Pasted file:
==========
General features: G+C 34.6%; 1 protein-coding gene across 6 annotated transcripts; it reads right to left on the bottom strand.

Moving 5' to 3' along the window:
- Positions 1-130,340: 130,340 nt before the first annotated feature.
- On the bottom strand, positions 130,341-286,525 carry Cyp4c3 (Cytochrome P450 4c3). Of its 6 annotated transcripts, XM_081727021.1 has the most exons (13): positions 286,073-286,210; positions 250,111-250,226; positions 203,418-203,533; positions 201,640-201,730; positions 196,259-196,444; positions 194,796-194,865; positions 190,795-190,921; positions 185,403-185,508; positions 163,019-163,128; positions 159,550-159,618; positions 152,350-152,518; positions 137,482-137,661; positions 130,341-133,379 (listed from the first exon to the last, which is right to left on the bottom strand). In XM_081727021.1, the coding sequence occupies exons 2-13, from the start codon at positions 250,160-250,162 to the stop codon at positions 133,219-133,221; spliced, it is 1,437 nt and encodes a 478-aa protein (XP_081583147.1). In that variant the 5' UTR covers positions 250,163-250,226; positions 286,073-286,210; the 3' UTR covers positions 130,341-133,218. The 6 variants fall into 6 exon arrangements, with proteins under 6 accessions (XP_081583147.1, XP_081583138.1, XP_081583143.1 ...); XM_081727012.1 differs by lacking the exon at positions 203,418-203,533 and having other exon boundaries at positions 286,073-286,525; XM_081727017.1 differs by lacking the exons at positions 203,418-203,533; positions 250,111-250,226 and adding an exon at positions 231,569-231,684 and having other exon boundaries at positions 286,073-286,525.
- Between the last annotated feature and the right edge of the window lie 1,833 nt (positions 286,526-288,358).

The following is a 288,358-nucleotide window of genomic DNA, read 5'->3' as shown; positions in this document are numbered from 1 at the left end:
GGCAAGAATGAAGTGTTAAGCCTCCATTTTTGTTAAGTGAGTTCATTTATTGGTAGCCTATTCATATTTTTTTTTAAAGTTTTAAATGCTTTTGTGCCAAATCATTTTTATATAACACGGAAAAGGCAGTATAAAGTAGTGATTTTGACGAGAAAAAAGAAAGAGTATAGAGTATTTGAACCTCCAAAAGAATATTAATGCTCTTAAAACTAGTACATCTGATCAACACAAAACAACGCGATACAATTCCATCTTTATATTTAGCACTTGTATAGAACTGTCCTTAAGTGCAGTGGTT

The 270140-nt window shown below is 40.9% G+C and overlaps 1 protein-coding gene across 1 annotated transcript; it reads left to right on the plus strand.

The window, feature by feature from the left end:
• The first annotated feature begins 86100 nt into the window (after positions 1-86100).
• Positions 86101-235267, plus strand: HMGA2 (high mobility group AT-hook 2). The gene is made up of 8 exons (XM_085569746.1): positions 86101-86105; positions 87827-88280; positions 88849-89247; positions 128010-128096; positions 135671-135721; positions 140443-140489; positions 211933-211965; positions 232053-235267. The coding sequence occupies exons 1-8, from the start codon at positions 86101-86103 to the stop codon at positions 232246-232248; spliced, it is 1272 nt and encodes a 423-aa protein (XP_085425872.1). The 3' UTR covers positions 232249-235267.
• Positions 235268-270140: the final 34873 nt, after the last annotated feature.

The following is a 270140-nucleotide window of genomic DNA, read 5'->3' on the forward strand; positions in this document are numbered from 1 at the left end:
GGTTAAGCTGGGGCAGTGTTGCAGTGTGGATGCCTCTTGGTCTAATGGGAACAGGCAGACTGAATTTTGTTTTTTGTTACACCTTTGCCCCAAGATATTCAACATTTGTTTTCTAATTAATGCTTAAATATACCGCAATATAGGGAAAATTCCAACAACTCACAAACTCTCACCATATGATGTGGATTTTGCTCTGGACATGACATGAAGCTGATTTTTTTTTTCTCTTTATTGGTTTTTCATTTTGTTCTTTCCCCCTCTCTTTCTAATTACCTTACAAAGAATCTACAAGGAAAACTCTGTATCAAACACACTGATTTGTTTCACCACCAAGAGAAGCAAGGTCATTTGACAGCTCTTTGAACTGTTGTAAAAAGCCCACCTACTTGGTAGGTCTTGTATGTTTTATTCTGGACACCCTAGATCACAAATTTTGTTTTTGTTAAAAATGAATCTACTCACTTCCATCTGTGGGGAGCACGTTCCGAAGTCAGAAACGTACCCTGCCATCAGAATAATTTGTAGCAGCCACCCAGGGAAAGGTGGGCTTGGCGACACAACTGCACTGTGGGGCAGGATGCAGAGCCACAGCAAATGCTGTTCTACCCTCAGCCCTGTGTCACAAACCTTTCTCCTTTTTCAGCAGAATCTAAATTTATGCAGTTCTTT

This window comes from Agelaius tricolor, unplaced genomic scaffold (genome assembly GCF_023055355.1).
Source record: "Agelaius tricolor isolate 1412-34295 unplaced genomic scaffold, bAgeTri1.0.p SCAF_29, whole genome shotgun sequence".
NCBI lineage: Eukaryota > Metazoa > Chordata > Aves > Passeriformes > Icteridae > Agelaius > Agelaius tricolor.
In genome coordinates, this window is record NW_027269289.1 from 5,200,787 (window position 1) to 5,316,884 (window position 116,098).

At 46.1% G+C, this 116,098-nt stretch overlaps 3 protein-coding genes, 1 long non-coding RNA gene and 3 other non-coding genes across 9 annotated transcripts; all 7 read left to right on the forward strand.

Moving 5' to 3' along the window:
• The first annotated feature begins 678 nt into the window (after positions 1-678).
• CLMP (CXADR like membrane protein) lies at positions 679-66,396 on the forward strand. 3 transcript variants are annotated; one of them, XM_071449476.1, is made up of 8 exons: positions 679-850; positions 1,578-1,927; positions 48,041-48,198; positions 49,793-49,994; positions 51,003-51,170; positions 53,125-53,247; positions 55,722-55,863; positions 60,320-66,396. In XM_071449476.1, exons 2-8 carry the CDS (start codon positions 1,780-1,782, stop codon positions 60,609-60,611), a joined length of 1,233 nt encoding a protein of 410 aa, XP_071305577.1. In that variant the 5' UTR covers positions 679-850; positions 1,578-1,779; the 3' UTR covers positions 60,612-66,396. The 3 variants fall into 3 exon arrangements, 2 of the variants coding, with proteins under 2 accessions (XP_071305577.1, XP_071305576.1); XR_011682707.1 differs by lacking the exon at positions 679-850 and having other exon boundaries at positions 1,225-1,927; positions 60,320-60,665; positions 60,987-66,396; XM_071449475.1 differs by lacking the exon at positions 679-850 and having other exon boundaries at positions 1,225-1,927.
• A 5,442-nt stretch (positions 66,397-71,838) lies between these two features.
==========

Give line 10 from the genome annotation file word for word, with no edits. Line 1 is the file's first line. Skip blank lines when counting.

• The first annotated feature begins 86100 nt into the window (after positions 1-86100).